Unite lambasts companies that use the recession as an excuse to cut pension provision
David Woods, June 05, 2009
Trade union Unite has expressed 'outrage' at the number of employers closing final- salary pension schemes in the last month.
Responding to the announcement that Barclays is to close its final-salary scheme to 18,000 staff, BP's decision this week it will close its final-salary scheme to new joiners, and Fujitsu's decision to close its defined-benefit scheme to 4,000 staff, Derek Simpson, Unite's joint general secretary, said: "It is outrageous and totally unacceptable for employers with good long-term prospects to use the recession as an excuse to cut pensions.
"The Government should act to prevent other employers from following suit. It is imperative that when the recession comes to an end workers' terms and conditions are not permanently eroded."
But according to the National Association of Pension Funds (NAPF), closing final-salary schemes does not mean employers are less committed to pensions.
NAPF chief executive Joanne Segars said: "Some of the employers in the news have replaced their final-salary scheme with very generous alternative arrangements. Workplace pensions cover nearly half the UK workforce and they remain a very effective and good value way to save for retirement.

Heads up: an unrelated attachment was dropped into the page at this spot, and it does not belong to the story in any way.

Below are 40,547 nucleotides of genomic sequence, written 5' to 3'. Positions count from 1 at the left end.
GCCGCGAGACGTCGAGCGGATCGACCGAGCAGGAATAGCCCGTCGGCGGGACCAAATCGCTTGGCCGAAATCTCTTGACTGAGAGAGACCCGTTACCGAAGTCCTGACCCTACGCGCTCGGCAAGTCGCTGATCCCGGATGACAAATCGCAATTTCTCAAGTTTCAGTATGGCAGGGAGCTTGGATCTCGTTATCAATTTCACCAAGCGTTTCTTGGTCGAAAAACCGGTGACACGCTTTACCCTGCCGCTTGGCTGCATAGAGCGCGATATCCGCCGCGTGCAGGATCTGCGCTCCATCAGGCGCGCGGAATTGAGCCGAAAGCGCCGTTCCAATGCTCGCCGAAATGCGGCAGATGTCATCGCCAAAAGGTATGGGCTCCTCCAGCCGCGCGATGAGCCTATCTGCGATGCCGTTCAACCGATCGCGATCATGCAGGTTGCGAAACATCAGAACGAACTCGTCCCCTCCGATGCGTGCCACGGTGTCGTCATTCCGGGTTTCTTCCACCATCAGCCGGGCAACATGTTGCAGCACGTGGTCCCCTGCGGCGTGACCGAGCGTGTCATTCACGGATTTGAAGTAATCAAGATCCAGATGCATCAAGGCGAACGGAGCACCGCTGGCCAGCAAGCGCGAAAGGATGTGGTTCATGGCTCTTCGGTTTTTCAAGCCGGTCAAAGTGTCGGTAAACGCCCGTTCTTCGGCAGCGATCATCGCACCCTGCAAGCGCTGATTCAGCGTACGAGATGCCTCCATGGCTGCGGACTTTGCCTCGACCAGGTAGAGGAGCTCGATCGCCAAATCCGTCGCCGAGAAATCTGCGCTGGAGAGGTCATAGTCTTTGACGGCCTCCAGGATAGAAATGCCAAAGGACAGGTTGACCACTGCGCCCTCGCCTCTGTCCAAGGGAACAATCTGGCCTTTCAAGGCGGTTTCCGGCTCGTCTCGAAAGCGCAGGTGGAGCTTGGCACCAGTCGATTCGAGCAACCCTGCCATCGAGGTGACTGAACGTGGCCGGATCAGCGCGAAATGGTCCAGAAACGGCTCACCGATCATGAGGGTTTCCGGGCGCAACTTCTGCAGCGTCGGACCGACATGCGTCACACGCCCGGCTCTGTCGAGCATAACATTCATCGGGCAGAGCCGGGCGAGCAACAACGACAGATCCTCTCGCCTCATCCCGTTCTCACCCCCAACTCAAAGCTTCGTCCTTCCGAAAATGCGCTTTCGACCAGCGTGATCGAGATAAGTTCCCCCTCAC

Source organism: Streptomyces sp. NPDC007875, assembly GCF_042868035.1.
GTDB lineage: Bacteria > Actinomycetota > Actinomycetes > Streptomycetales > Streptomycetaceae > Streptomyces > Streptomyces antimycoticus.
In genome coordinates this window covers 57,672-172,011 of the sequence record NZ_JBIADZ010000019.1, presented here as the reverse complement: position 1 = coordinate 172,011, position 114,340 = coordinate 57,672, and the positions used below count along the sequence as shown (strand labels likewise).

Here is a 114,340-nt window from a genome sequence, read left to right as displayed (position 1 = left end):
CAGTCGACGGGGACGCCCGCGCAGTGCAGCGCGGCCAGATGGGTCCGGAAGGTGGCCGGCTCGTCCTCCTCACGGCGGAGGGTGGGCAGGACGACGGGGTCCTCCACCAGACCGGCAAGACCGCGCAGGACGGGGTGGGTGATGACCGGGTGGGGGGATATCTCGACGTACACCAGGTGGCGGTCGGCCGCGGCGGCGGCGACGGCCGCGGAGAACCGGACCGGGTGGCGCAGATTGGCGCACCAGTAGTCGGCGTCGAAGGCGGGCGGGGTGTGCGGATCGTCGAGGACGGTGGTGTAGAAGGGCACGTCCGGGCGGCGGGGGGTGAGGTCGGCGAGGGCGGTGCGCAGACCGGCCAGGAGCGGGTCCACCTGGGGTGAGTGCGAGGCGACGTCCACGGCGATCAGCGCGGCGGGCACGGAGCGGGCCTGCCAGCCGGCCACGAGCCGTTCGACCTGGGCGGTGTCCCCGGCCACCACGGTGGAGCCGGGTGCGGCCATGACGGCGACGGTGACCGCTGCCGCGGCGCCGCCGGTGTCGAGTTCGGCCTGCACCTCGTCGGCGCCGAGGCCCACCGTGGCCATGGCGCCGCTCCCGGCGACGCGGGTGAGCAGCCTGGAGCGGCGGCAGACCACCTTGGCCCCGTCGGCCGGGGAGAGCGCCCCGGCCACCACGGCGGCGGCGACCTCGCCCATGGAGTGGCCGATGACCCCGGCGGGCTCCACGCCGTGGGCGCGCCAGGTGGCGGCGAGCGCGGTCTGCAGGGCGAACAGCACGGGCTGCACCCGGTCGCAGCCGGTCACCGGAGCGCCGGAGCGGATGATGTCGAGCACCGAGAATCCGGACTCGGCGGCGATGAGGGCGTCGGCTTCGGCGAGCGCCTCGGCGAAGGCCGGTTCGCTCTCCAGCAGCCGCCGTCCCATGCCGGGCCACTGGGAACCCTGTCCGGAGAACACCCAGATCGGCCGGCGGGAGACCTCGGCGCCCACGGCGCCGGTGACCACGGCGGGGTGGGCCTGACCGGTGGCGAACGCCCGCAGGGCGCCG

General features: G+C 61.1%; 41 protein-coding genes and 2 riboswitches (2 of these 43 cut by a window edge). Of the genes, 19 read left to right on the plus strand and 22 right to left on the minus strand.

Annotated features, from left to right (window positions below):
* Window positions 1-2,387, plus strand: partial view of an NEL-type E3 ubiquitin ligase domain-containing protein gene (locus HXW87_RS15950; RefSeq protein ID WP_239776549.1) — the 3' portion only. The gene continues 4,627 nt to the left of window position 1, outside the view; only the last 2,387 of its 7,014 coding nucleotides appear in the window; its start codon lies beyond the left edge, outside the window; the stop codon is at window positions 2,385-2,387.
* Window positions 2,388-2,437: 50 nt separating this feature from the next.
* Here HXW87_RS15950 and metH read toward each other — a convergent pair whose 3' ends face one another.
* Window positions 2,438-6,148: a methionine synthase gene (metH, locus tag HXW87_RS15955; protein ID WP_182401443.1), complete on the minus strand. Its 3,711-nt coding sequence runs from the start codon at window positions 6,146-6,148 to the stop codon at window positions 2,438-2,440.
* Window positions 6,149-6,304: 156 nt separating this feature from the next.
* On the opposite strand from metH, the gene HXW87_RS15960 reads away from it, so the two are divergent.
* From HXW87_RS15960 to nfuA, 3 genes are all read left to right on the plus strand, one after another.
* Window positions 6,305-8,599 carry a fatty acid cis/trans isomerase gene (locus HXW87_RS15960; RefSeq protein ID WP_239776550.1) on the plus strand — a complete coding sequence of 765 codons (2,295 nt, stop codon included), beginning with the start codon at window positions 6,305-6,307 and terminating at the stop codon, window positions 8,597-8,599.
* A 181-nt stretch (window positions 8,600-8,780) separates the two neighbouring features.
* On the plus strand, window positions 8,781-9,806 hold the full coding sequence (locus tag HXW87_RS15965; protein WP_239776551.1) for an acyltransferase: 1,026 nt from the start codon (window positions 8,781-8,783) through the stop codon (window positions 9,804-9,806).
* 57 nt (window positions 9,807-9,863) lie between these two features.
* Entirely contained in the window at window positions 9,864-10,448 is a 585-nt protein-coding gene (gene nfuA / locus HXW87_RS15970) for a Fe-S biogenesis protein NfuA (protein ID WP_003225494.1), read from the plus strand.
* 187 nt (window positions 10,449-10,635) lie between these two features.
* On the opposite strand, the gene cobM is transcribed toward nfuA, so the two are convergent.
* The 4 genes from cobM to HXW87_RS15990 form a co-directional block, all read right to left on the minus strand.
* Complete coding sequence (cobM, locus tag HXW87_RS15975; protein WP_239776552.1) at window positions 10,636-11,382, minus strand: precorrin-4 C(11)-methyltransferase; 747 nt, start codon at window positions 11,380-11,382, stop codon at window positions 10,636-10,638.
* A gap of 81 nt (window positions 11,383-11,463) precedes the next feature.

"While we recognise these decisions are based on a range of factors, not least the cost of people living longer - indeed the Pensions Commission noted the cost of providing such a scheme has doubled in the five decades since many were first introduced - a large measure of responsibility rests with successive governments that have ratcheted up the cost of provision through waves of regulation."
She added: "We have long warned the Government it must radically reform pension regulation and create a flexible regime that allows employers to offer workplace pensions to meet the needs of a modern workforce. While the Government has made some helpful changes, I am sad to conclude ministers have not taken this issue seriously enough."